The National Weather Service has placed much of Georgia under a high risk of severe weather through Friday morning. A so-called "high risk" warning means the potential exists for powerful storms, tornadoes, large hail, heavy rainfall and damaging winds.
A quarter-inch of rain fell between 4 and 5 a.m. today at Lee Gilmer Memorial Airport in Gainesville as a line of strong storms moved through north and central Georgia, according to the weather service Web site.
Today's forecast calls for showers and thunderstorms, some of which could be severe. Winds could gust as high as 20 mph. The chance of rain and storms continues through Friday morning, when skies should begin to clear. The weather service says 1 to 3 inches of rain could fall.
The rain will be continued good news for Lake Lanier, where the lake level continues to rise. At 7 a.m., the level was 1060.92 feet, just over 10 feet below full pool.
Residents are urged to review severe weather safety rules and to listen to media outlets and National Weather Service radio for possible watches, warnings and statements.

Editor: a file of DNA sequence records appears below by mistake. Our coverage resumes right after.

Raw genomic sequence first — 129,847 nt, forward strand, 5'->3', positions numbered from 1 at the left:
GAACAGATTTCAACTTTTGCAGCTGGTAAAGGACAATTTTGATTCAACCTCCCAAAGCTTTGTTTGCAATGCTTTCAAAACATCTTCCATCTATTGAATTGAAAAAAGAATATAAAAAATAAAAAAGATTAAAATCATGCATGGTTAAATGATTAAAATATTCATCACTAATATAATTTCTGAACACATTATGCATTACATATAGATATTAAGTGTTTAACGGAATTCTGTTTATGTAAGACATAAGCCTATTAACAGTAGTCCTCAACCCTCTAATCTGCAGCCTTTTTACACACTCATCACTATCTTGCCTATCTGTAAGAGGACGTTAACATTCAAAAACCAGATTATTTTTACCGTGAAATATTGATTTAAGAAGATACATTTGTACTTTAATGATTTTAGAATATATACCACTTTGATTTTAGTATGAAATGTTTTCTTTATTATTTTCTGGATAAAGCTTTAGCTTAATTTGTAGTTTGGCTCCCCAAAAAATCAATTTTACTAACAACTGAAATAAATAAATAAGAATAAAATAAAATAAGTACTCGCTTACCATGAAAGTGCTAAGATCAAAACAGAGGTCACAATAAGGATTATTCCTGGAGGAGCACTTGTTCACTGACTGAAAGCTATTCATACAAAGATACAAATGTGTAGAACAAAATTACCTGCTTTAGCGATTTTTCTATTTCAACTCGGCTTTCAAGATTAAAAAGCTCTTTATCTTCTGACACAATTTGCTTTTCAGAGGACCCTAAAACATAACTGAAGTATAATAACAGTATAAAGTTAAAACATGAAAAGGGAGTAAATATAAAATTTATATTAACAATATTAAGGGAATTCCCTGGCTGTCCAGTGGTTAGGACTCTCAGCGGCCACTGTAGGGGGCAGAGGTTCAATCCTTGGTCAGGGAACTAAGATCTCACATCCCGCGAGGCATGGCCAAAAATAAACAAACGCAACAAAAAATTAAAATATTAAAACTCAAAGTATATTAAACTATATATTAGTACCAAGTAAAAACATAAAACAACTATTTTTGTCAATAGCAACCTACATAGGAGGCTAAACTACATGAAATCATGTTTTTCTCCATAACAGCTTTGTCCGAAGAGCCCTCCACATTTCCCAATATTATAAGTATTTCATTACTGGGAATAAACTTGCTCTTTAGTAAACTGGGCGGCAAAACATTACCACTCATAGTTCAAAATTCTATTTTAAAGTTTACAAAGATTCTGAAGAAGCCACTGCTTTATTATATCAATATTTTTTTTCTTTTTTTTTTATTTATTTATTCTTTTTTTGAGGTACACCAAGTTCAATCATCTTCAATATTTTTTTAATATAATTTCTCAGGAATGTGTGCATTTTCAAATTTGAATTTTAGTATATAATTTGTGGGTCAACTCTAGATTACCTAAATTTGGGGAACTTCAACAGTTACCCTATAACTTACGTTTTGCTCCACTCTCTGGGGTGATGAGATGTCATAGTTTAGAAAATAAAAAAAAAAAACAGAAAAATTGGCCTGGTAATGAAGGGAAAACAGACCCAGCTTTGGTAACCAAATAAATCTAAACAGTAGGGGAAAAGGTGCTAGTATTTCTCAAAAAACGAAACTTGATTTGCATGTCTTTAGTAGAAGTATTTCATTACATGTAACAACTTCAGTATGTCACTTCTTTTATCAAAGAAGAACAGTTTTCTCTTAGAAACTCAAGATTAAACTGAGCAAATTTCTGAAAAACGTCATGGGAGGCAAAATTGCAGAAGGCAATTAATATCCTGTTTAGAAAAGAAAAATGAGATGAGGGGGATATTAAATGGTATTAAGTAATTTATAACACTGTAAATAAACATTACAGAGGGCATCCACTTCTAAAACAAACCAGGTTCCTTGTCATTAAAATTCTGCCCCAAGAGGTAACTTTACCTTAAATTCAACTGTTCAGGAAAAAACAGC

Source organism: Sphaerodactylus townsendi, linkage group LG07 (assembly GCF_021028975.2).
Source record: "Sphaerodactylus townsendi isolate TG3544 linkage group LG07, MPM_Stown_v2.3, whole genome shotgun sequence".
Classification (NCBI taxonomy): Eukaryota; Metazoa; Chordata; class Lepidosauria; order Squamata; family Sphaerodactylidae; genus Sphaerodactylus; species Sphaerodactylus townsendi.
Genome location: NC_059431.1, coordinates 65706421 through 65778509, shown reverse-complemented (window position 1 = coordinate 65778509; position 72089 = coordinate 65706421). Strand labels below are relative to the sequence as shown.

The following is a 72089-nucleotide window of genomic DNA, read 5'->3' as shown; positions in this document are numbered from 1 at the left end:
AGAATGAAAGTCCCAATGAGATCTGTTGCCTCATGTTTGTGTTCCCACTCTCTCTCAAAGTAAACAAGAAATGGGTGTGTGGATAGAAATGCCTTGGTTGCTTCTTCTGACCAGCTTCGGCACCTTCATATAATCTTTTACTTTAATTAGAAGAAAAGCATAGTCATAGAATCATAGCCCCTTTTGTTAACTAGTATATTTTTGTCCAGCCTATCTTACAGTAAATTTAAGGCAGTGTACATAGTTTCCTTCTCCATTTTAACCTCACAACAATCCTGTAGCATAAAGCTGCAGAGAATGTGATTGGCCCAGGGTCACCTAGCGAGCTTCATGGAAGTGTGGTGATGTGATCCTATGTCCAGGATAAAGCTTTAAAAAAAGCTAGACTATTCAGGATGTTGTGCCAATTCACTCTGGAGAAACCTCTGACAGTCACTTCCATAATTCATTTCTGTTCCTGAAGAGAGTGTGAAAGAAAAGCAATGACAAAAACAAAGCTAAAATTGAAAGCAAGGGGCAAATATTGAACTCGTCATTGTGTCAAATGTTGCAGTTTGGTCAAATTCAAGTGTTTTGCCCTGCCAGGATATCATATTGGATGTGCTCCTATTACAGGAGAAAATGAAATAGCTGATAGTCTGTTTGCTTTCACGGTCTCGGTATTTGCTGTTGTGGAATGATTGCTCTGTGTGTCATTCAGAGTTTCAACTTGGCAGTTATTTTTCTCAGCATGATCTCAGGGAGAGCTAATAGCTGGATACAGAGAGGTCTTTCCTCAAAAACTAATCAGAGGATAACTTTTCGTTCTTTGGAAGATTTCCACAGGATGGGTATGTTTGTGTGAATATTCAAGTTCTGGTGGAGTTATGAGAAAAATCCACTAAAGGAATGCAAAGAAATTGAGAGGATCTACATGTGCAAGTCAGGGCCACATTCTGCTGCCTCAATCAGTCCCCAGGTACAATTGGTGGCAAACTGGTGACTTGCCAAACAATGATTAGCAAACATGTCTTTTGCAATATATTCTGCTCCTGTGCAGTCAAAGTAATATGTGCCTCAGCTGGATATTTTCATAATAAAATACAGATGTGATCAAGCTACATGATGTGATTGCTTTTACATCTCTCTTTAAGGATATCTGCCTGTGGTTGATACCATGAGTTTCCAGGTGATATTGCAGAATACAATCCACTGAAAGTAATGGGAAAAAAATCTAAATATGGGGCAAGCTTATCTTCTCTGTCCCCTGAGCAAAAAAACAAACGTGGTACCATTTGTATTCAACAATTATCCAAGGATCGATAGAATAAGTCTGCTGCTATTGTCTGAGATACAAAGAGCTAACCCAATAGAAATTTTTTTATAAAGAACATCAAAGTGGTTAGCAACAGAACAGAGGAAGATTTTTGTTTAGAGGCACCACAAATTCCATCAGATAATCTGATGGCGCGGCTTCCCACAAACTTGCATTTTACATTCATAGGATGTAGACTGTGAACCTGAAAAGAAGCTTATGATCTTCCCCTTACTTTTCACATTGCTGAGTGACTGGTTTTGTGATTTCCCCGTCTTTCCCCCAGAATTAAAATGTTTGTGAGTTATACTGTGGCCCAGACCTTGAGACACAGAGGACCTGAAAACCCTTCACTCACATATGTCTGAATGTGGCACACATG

The line of storms that moved through Northeast Georgia overnight also caused problems elsewhere in Georgia.
Storm warnings were issued before daybreak for Upson, Talbot, Putnam, Hancock, Baldwin, Jones, Meriwether and Harris counties. Only the warning for Putnam, Hancock, Baldwin and Jones counties remained in effect at 6 a.m.
Southwest Georgia remains under a tornado watch through midafternoon and severe thunderstorms are forecast for most of the state.
National Weather Service meteorologist Jessica Fieux said Thursday there were reports of nickel-sized hail in the metro Atlanta towns of Conyers and Duluth and also in Monroe County.
Heavy rains around Waycross brought a forecast of moderate flooding along the Satilla River. The weather service said at Waycross the river is expected to rise to 18.2 feet after midnight. Flood stage is 16 feet.
There also is a forecast of mostly minor flooding along many other rivers and streams in the state.
The Associated Press contributed to this report.